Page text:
Sie and hir

From ArticleWorld

Sie and hir are suggested as non-sexist and gender-neutral alternatives to the standard English language third person pronouns and their inflections, she/her, he/ him etc. Sexist or gender-biased langauge implies a gender in address, while also having certain stereotypes already built into it, such as assuming in the absence of other information that a third person referent is male, or that there are only two gender identities.

Theoretical arguments

The use of sie and hir is advocated by some feminists, as well as contemporary gender and social science theorists. For feminists, it removes the male bias in language use, where the male referent is the norm, and the female, the exception. In gender theory, gender identity is seen as a continuum or spectrum, with male and female two ends, but other possibilities in between. Language should thus accommodate transgender, intersex, and genderqueer people, and help change normative rules of male privilege. These attempts become important in light of the saturation in popular intellectual discourse of the Sapir-Whorf hypothesis, which posits that there is a direct correlation between language and worldview.


While the use of the terms is associated with science fiction and usenet writers, there have been attempts from the 1930s to develop a less gendered vocabulary and syntax. Sie is said to be an acronym for '(s)he, (i)t, and h(e)', while hir combines 'his' and 'her'. Pronounciation varies, but the terms have not really caught on widely. Examples of usage are:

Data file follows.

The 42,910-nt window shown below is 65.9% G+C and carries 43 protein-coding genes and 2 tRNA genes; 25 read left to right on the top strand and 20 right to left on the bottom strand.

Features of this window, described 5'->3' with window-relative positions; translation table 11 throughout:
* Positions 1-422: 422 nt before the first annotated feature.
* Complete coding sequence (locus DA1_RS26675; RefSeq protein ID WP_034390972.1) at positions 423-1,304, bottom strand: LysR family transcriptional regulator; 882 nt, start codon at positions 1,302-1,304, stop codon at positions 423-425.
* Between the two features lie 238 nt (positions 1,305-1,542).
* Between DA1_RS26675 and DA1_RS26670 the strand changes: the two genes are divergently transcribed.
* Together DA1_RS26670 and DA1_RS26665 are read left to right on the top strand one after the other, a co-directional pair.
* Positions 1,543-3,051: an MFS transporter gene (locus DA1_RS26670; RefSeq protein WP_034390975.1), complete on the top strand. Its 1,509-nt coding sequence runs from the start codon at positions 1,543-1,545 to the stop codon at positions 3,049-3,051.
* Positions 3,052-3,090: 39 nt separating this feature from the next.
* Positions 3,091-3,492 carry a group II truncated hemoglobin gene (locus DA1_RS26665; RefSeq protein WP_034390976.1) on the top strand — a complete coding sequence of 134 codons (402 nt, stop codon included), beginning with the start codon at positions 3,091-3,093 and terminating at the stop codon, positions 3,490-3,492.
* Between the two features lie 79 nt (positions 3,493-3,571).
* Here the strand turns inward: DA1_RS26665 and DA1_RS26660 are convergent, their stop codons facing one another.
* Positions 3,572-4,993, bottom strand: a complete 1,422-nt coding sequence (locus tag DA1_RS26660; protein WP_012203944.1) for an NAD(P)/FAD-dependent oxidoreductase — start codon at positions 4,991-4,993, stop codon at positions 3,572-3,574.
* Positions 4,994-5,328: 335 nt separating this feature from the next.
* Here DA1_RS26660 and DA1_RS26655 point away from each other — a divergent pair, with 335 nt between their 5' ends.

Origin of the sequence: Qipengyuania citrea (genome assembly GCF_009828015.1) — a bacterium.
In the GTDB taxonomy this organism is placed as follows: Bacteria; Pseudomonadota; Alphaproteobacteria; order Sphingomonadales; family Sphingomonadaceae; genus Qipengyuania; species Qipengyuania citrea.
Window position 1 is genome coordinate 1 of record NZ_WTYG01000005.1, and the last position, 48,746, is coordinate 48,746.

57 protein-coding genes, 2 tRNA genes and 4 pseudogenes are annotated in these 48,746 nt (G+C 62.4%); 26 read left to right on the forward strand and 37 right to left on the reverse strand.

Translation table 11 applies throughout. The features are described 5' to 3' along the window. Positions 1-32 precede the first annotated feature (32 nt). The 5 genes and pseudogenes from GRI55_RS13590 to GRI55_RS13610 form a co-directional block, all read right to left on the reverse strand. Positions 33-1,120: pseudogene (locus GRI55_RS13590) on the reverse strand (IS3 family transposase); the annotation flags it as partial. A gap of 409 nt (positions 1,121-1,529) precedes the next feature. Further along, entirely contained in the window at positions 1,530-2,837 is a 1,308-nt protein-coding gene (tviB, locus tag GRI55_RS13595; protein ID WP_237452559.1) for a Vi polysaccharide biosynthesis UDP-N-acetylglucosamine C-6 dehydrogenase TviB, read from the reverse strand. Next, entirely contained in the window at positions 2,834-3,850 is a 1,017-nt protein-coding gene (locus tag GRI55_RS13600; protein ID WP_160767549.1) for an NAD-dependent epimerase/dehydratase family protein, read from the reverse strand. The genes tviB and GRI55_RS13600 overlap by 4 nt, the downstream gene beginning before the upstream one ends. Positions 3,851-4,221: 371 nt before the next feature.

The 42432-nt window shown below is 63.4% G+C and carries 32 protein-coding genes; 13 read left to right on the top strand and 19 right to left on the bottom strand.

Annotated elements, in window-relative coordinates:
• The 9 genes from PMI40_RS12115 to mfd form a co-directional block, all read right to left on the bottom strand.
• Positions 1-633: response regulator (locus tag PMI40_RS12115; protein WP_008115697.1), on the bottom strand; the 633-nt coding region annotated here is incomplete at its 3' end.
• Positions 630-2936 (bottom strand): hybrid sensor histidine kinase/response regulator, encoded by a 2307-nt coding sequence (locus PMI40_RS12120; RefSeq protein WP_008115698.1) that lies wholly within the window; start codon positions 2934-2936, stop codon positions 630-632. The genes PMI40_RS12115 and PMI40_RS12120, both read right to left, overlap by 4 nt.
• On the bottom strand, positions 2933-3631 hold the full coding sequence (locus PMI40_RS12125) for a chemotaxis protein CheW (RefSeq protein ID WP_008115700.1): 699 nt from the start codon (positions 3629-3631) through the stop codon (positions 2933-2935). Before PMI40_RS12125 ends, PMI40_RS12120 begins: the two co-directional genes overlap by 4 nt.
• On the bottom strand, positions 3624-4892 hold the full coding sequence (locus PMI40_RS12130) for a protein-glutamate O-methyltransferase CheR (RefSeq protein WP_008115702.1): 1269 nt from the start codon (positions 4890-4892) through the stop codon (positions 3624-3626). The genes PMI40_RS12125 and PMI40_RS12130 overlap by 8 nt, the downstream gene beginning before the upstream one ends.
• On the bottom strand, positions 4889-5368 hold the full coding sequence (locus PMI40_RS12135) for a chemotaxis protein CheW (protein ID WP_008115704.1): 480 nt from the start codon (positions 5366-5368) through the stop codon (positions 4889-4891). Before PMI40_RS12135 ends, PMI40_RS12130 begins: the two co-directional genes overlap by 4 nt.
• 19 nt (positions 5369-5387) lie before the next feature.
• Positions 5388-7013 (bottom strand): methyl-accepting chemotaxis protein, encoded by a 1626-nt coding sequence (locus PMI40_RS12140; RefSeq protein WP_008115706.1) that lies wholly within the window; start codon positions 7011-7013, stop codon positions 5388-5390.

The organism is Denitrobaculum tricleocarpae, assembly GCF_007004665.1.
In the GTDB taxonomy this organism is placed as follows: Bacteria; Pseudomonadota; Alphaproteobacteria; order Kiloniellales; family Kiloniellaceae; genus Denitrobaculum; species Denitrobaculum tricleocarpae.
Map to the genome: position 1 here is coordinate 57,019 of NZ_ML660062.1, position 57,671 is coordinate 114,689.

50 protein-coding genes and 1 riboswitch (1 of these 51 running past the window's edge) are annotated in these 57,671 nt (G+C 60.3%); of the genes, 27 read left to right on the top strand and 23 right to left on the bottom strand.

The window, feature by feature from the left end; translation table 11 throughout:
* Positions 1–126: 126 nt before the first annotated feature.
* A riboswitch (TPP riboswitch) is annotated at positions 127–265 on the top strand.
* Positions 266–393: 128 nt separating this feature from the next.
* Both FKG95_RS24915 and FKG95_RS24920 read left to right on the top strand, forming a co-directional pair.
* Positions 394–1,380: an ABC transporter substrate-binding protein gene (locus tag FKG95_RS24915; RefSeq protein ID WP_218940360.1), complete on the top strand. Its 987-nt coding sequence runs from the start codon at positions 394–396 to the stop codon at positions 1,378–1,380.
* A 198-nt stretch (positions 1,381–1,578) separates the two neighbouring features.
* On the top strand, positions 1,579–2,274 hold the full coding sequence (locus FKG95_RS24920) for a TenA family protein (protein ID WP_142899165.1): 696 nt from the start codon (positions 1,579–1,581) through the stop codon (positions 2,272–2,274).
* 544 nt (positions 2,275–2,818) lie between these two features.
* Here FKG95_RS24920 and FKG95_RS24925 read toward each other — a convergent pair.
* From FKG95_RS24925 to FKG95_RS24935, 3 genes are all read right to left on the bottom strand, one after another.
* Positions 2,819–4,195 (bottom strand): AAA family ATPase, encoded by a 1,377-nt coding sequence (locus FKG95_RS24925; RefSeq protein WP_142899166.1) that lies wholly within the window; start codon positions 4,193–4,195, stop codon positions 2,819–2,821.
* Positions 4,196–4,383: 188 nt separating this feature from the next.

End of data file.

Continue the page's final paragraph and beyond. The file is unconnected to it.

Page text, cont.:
• Sie closed the door. (She closed the door./ He closed the door./ They closed the door./ It closed the door.)
  • I asked hir a question. (I asked him a question./ I asked her a question./ I asked them a question./ I asked it a question.)
  • Sie drove hirself. (She drove herself./ He drove himself./ They drove themselves./ It drove itself.)

Sie and hir are often seen as derived from German usages, where Sie and ihr are gender-neutral and can stand in for plural and singular.


Alternative personal pronouns are difficult to propogate because historically in the English language the male pronoun is used as gender-neutral. In addition, since the 1980s the more widespread non-sexist usage of language involves the gender-neutral use of they, them, their, etc. Rather than being used exclusively to denote third person plurals, they and its inflected forms are used for all situations, regardless of traditional subject-verb agreement. Sie and hir are also perceived as 'feminine' rather than neutral due to their spelling and sound.